Study finds policy changes increase access to drug that reverses opioid overdoses

July 6, 2018

Naloxone is a life-saving prescription medication used to reverse the effects of an opioid overdose. As opioid overdose rates continue to rise across the U.S., states are struggling to adopt policies that might help stem the overdose epidemic. However, there is limited evidence to say which policies are effective.

A new study led by researchers at the University of North Carolina at Chapel Hill’s Gillings School of Global Public Health contributes to the evidence base, finding that laws to improve naloxone access are effective in increasing access to naloxone among Medicaid beneficiaries, a group that experiences a risk of overdose death several times higher than the general population.

Alex Gertner

Alex Gertner

Alex Gertner, doctoral student in health policy and management at the Gillings School and Doctor of Medicine candidate at the UNC School of Medicine, is lead author of the study, published online June 22 in the journal Drug and Alcohol Dependence.

Gertner and colleagues reviewed naloxone legislation passed by state legislatures between 2007 and 2016. They found that, after implementing a law to ease access to naloxone, states saw more prescriptions of the drug paid for by the state’s Medicaid program. Laws with standing-order provisions, which allow a person to purchase naloxone without an individual prescription, were most consistently associated with increases in naloxone dispensed.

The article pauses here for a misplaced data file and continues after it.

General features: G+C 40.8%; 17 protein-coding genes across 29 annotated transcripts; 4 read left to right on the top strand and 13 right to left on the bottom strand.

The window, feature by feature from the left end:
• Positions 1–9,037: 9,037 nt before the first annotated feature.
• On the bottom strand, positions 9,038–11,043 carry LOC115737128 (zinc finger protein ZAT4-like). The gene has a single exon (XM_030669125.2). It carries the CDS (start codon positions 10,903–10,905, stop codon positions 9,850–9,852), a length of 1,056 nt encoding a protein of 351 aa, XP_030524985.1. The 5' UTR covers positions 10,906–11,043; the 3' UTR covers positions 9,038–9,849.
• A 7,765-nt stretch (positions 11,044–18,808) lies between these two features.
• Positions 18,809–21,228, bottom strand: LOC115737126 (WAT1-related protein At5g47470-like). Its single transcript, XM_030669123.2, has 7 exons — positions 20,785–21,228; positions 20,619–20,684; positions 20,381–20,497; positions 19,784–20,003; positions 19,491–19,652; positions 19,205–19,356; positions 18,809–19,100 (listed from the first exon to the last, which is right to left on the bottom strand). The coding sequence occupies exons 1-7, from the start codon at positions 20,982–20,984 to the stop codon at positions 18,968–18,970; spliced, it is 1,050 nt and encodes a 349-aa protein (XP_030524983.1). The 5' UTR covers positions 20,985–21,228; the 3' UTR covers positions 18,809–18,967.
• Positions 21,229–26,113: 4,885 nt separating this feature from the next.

The researchers concluded that states should adopt policies that decrease the barriers to access to naloxone. More than 42,000 people in the U.S. died from opioid overdose in 2016, double the death rate in 2010. Naloxone quickly and successfully reverses opioid-induced respiratory depression, preventing death and potential disability. Making naloxone more accessible is a crucial part of addressing the drug overdose epidemic.

“There remains significant stigma and misinformation about evidence-based tools to reduce harm among people who use drugs,” Gertner said. “Despite our finding that naloxone access laws led to more naloxone dispensed, we also found that overall levels of naloxone being dispensed are relatively low in relation to the number of overdoses taking place. More work should be done to understand how to increase access to evidence-based measures to improve the health and wellbeing of people who use drugs.”

Co-authors of the study are Marisa Domino, PhD, professor of health policy and management at the Gillings School, and Corey Davis, MSPH, JD, Gillings School alumnus, now senior attorney with the National Health Law Program (NHELP), in Los Angeles.


Contact the Gillings School of Global Public Health communications team at

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